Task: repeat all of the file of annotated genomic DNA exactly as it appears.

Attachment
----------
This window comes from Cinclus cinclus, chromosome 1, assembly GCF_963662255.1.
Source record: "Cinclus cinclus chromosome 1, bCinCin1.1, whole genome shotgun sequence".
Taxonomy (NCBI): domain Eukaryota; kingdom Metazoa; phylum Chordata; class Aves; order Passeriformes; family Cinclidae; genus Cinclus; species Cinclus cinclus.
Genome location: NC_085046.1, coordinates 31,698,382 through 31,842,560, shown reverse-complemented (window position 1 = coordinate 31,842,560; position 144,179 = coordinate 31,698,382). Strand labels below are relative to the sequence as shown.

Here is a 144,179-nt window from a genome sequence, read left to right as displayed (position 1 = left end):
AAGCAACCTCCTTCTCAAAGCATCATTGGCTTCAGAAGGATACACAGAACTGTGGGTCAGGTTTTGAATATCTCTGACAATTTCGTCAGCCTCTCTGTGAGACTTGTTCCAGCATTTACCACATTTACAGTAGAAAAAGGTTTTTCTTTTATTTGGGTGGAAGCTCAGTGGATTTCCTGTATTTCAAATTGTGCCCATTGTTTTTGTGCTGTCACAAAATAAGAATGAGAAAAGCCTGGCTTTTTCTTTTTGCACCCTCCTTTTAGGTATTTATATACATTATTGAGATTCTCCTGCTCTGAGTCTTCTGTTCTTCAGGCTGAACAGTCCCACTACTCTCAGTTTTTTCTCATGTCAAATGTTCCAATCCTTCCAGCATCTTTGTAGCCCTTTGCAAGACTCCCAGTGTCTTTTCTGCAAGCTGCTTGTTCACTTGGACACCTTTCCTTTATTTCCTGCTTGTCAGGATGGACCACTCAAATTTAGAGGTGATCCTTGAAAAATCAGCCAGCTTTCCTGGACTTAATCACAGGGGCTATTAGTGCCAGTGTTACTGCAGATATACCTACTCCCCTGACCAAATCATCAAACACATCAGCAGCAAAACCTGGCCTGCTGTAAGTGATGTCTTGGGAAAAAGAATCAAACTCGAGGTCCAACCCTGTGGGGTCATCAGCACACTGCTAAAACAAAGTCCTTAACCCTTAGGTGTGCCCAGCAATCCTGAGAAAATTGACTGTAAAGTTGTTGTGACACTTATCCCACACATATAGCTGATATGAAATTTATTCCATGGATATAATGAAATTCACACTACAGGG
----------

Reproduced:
This window comes from Cinclus cinclus, chromosome 1, assembly GCF_963662255.1.
Source record: "Cinclus cinclus chromosome 1, bCinCin1.1, whole genome shotgun sequence".
Taxonomy (NCBI): domain Eukaryota; kingdom Metazoa; phylum Chordata; class Aves; order Passeriformes; family Cinclidae; genus Cinclus; species Cinclus cinclus.
Genome location: NC_085046.1, coordinates 31,698,382 through 31,842,560, shown reverse-complemented (window position 1 = coordinate 31,842,560; position 144,179 = coordinate 31,698,382). Strand labels below are relative to the sequence as shown.

Here is a 144,179-nt window from a genome sequence, read left to right as displayed (position 1 = left end):
AAGCAACCTCCTTCTCAAAGCATCATTGGCTTCAGAAGGATACACAGAACTGTGGGTCAGGTTTTGAATATCTCTGACAATTTCGTCAGCCTCTCTGTGAGACTTGTTCCAGCATTTACCACATTTACAGTAGAAAAAGGTTTTTCTTTTATTTGGGTGGAAGCTCAGTGGATTTCCTGTATTTCAAATTGTGCCCATTGTTTTTGTGCTGTCACAAAATAAGAATGAGAAAAGCCTGGCTTTTTCTTTTTGCACCCTCCTTTTAGGTATTTATATACATTATTGAGATTCTCCTGCTCTGAGTCTTCTGTTCTTCAGGCTGAACAGTCCCACTACTCTCAGTTTTTTCTCATGTCAAATGTTCCAATCCTTCCAGCATCTTTGTAGCCCTTTGCAAGACTCCCAGTGTCTTTTCTGCAAGCTGCTTGTTCACTTGGACACCTTTCCTTTATTTCCTGCTTGTCAGGATGGACCACTCAAATTTAGAGGTGATCCTTGAAAAATCAGCCAGCTTTCCTGGACTTAATCACAGGGGCTATTAGTGCCAGTGTTACTGCAGATATACCTACTCCCCTGACCAAATCATCAAACACATCAGCAGCAAAACCTGGCCTGCTGTAAGTGATGTCTTGGGAAAAAGAATCAAACTCGAGGTCCAACCCTGTGGGGTCATCAGCACACTGCTAAAACAAAGTCCTTAACCCTTAGGTGTGCCCAGCAATCCTGAGAAAATTGACTGTAAAGTTGTTGTGACACTTATCCCACACATATAGCTGATATGAAATTTATTCCATGGATATAATGAAATTCACACTACAGGG